FDA Says Nasal Allergy Drug Safe in Pregnancy
Rhinocort Aqua Not Shown to Cause Birth Defects
WebMD News Archive
Aug. 26, 2004 -- The FDA has approved the first nasal allergy drug to be used by pregnant women.
The FDA has changed Rhinocort Aqua, a nasal steroid spray used for hay fever, from category C to category B for pregnant women.
This means studies in pregnant women have shown that using Rhinocort Aqua in any trimester does not increase the risk of birth defects, according to an AstraZeneca news release.
All other steroid nasal sprays are rated pregnancy category C, according to AstraZeneca. Category C means the drug should only be given if the potential benefit outweighs the potential risks to the fetus.
Nasal steroid sprays are used on a daily basis to reduce inflammation, sneezing, runny nose, and nasal congestion due to allergies.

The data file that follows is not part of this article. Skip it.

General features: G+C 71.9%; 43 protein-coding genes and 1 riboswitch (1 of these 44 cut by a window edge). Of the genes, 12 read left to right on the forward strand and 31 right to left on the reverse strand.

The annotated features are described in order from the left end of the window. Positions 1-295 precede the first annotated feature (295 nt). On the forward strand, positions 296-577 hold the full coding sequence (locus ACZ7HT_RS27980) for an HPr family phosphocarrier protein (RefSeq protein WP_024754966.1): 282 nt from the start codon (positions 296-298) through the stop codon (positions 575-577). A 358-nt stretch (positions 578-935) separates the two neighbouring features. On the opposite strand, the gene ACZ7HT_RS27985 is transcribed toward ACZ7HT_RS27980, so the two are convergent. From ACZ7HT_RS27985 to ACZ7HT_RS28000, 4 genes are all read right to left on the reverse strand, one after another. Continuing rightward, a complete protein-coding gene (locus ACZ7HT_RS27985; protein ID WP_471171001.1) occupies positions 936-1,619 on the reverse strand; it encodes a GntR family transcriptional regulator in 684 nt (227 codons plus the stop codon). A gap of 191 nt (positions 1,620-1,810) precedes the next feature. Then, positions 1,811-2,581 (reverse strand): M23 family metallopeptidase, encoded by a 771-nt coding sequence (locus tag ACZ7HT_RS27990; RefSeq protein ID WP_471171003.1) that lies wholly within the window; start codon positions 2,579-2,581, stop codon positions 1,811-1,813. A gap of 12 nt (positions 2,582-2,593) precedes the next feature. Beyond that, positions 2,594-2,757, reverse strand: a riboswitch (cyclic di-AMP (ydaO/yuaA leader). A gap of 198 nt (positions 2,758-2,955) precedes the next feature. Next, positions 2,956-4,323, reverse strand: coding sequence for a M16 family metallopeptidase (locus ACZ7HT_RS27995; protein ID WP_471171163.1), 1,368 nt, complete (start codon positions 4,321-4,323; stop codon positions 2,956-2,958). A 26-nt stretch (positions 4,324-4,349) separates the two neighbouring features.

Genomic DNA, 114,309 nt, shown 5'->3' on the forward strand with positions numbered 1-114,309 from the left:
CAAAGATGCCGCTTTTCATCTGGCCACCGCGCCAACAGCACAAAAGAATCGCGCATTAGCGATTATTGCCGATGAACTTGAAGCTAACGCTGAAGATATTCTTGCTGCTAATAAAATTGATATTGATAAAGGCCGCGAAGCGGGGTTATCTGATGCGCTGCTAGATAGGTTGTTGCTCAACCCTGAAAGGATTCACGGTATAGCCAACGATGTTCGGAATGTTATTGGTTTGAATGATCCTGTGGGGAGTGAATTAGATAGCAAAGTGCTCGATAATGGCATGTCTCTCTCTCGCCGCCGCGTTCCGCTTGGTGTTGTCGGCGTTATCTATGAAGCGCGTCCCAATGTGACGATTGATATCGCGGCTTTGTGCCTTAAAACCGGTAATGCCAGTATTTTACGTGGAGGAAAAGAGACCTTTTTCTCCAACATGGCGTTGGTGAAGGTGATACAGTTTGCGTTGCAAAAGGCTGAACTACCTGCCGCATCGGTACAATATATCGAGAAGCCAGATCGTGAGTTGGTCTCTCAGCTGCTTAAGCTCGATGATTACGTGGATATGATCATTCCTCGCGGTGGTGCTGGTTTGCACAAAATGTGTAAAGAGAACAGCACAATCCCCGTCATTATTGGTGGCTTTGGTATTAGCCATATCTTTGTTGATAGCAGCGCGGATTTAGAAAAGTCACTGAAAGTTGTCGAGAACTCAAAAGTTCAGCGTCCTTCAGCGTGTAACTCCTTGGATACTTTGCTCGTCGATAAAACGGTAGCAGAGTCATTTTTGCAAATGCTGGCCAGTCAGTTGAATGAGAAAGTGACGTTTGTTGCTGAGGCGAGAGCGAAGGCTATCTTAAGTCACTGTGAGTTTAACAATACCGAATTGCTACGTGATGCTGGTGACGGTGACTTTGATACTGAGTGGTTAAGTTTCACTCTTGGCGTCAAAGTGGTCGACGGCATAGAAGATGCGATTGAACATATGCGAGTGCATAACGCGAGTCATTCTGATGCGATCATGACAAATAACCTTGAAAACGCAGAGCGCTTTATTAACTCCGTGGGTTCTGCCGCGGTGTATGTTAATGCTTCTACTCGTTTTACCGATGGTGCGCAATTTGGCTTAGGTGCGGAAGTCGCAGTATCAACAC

Experience in pregnant women has not shown that Rhinocort Aqua increases the risk of birth defects, the company says. Despite adverse effects in animal studies, it would appear that the possibility of harm to the fetus is remote, it adds.
Remote, but not impossible.
"Because studies in humans cannot rule out the possibility of harm, Rhinocort Aqua should be used in pregnancy only if clearly indicated," says the release.
The company says nursing women should use caution in deciding whether to use the nasal spray, since it's not known if its active ingredient, an anti-inflammatory steroid called budesonide, can be passed through breast milk. Similar steroids can be excreted in human breast milk.
Hay fever affects an estimated 6 million U.S. women of childbearing age, says AstraZeneca.